Lessons from a Recovering Doormat

Letting go of old habits and people can be painful but it’s often necessary when you’re moving forward to leave DoorMatville and empower yourself. After my post on Monday, Baby Steppin’ to Bigger Success, a reader commented that she’s working her way out of DoorMatville and standing up for herself after being in an up and down relationship for nine years.

The reader says it hurts. She still loves the person but she’s finally faced that she deserves better. Knowing what you have to do, whether it’s setting strong boundaries or ending the relationship completely, doesn’t make doing it any easier. The reader said the baby steps are killing her. While baby steps are small, they’re often hard, especially when they lead you away from someone you love, or at the relationship as it’s been for years. But I can assure you that those steps will lead to happiness in the long run.

Painful steps lead to soothing healing. The other side of the pain is worth taking the steps.

I know this from personal experience. The first time I stood up for me was with my first love after getting divorced. He was sexy, cute and fun. He was also mentally unbalanced and put me through an emotional hell that almost destroyed me. But I needed the other stuff I got so I tolerated much too much to get some delicious bits. Eventually I decided it wasn’t worth putting up with his unfair accusations, mood swings, being unreliable and more. And I ended it.

But it wasn’t over. He’d call and I’d hope he’d change so we could get back together. I missed him like crazy. It hurt so much because I was scared I’d never find another guy who could compare to his good qualities. Eventually it hit me that even with the pain of missing him, I was more peaceful and content without him putting me through the wringer. Realizing that helped me to heal and I vowed never to make anyone so important that I’d fall apart if they were no longer in my life. I wrote a song called Never Again and put it out on my record label. It became a club hit!

It took 2 years to completely get over this guy but I learned from it! A few years later I was seeing a guy I liked a lot. We’d been friends for a year and got along really well. But he had issues from his past that triggered behavior that I didn’t like. I knew where it came from but that still didn’t make it right. While most things between us were wonderful, the issue stuff brought on behavior that was unacceptable. By then I was completely out of DoorMatville and full of self-love. When the final straw dropped, I ended it.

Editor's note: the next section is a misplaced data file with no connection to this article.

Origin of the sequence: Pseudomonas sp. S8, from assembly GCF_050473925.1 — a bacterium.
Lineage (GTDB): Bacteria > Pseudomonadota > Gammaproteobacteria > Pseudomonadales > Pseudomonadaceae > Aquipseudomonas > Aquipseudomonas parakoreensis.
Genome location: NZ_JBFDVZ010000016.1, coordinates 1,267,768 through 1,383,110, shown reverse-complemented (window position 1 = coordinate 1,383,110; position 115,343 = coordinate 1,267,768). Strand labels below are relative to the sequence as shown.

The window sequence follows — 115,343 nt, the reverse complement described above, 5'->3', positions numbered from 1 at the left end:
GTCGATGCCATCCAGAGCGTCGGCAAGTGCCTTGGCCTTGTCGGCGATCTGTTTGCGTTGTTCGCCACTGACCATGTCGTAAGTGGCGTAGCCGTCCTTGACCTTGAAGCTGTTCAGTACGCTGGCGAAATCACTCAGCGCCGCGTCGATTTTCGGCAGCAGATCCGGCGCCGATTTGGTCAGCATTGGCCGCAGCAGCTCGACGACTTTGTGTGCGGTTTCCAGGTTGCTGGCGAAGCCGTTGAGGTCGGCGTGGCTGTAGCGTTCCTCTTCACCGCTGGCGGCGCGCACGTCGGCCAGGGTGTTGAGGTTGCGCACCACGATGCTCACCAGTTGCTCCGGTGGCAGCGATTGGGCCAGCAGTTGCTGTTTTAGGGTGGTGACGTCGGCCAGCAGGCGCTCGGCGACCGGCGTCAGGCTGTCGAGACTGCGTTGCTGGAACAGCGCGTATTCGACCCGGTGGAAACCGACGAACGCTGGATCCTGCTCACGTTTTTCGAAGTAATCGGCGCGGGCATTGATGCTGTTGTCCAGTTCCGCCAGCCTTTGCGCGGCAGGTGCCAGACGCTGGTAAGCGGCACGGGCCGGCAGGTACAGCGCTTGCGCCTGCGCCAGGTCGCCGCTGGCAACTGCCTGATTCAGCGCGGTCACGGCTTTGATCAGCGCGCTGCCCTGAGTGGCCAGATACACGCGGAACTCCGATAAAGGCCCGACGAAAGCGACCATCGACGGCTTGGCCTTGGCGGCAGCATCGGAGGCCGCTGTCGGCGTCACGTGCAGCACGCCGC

But this time, instead of focusing on the loss, I focused on the gain of my self-respect and how empowered I felt doing what was best for me. I felt elated, not hurt!

Breaking up with him motivated me to write my book, All Men Are Jerks Until Proven Otherwise. While he was the catalyst, the lessons came from the first guy I talked about. Feeling empowered about letting go showed the lessons worked and I wanted to share with other women! When you let go of someone you care about, whether it’s a romantic partner or friend or family member, and you wonder if you’ll ever get over it, work out those feelings.

•    Write down every painful thing the person ever did—every little detail of how he or she did you wrong. Read it when you feel weak as fuel to stay strong and know you did the right thing. I hung my list in my bedroom and it helped me keep my resolve to not go back with him and to heal.

•    Keep reminding yourself that you ended it because you love yourself enough not to tolerate poor treatment. Stoke feelings of empowerment to override the sadness. You took control and that’s powerful!

•    Find the good in letting go and write it down. Say it out loud. “I have more time for me without____ around.” Like the words in Kelly Clarkson’s song, “Since you’ve been gone. I can breathe for the first time.” When I ended it with the first boyfriend, I felt like that. I was always on edge when we were together so it was nice to feel relaxed and do as I pleased.

•    Repeat affirmations such as, “I deserve better than _____ and love myself for ending it.” “Close one door and another one opens.” “There’s someone much better coming into my life.”

It does get easier. The beginning is the hardest. But loving yourself enough to hang in gets you through. Taking the baby steps away from someone not good for you shows the Universe that your intention is to be with someone who treats you well and you won’t tolerate less anymore. Keep giving yourself love and the pain will slowly ease.

Take the self-love challenge and get my book, How Do I Love Me? Let Me Count the Ways for free at And you can post your loving acts HERE to reinforce your intention to love yourself. Read my 31 Days of Self-Love Posts HERE.

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